discounting any opinion that her depression would significantly interfere with her
See Exhibits 14F and 15F.
ability to work. The ALJ discussed Plaintiff’s daily activities, which were
inconsistent with severe depression. He pointed out that her depression was related
to situational stressors, such as financial disability and that the psychiatrist had
noted that Plaintiff had no deficits in memory, concentration, orientation, impulse
control, reasoning, insight and judgment and had never identified adaptive
functioning deficits. She had never had episodes of decompensation. The record
also demonstrates that while the depression was secondary to her physical health
problems which had occurred years earlier, she continued to work until she broke
her toes. She did report that she had been depressed since the seventh grade. She
also stated in the administrative hearing that she thought she could return to work
if she was able to alternate between sitting and standing. There is ample evidence
of record to support the ALJ’s finding that Plaintiff’s depression no more than
minimally interferes with her ability to work.
Plaintiff did have a portion of her left lung removed in 1999 due to cancer.
Thankfully, there is no evidence of recurrence. She complains of shortness of
breath on exertion, saying she is unable to walk any substantial distance or do too
much. A pulmonary function test performed in October 2009 revealed a “moderate
obstructive lung deficit.”4 Nevertheless, the ALJ’s determination that this no more
See Exhibit 6F.
than minimally affects her ability to work is supported by substantial evidence. No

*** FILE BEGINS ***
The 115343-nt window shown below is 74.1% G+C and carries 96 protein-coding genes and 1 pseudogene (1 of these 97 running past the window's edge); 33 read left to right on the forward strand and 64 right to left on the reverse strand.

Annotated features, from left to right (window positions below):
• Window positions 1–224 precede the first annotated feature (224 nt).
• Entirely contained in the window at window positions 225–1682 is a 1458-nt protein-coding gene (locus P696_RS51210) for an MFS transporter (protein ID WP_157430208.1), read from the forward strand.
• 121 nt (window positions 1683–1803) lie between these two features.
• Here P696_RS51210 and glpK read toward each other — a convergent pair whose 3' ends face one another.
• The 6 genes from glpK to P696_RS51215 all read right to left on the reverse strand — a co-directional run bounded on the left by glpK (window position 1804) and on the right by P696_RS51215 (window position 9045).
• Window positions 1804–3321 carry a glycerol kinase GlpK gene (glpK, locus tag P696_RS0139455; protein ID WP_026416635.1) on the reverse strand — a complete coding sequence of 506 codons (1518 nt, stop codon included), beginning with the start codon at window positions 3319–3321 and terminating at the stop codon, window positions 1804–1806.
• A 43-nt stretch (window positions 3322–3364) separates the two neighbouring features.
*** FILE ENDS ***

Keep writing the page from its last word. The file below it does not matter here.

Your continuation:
doctor has stated that the condition is severe enough to require treatment. Dr. Brett
Butler, an examining physician detected normal breath sounds and noted that
Plaintiff complained of shortness of breath, but he did not include pulmonary
problems in his diagnosis. 5 Nor did Dr. James S. Cash, Plaintiff’s primary care
physician. He did note shortness of breath, but this was apparently based solely on
Plaintiff’s subjective complaints. His examinations in January, May and August
2010 showed Plaintiff’s lungs to be clear.
A chest X-Ray Dr. Cash ordered in August of that year showed no acute
process. The radiologist compared this X-Ray with a chest radiograph done in July
2007 and made the following findings:
. . . There is no new or acute lung density. Old stable linear densities
noted in the left upper lung consistent with fibrotic scarring. There is
no pneumothorax or pleural effusion. . . .6
The importance of this finding is that it shows there was no acute
deterioration in lung function which rendered her unable to work as of June 4,
2009, her alleged onset date. There is clear medical evidence that the condition
was substantially the same at least as early as July 2007, yet Plaintiff continued to
work at a production line job more physically strenuous than that of a receptionist
until she left because of broken toes.
Also of importance is Ms. Crump’s candid testimony at the hearing in
response to the ALJ’s question whether she could go back to work as a
receptionist. She stated that she could “--as long as I can get up and move around
some.” 7 She also said her lung condition did not cause problems if she’s “not
doing too much.” 8 Evidence in the record supports the finding that her lung
condition would not preclude her past relevant work as a receptionist.
Back and Hip Problems
The ALJ found that Ms. Crump had the RFC to perform sedentary work with
a sit/stand option. Among other requirements, the sedentary work definition
includes the ability to sit for up to six hours in an eight hour workday and to stand
and/or walk up to two hours during an eight hour workday. Whether the alleged
pain and movement limitations arising from her back and hip problems would
prevent her from being able to sit and stand for these periods of time and to hold a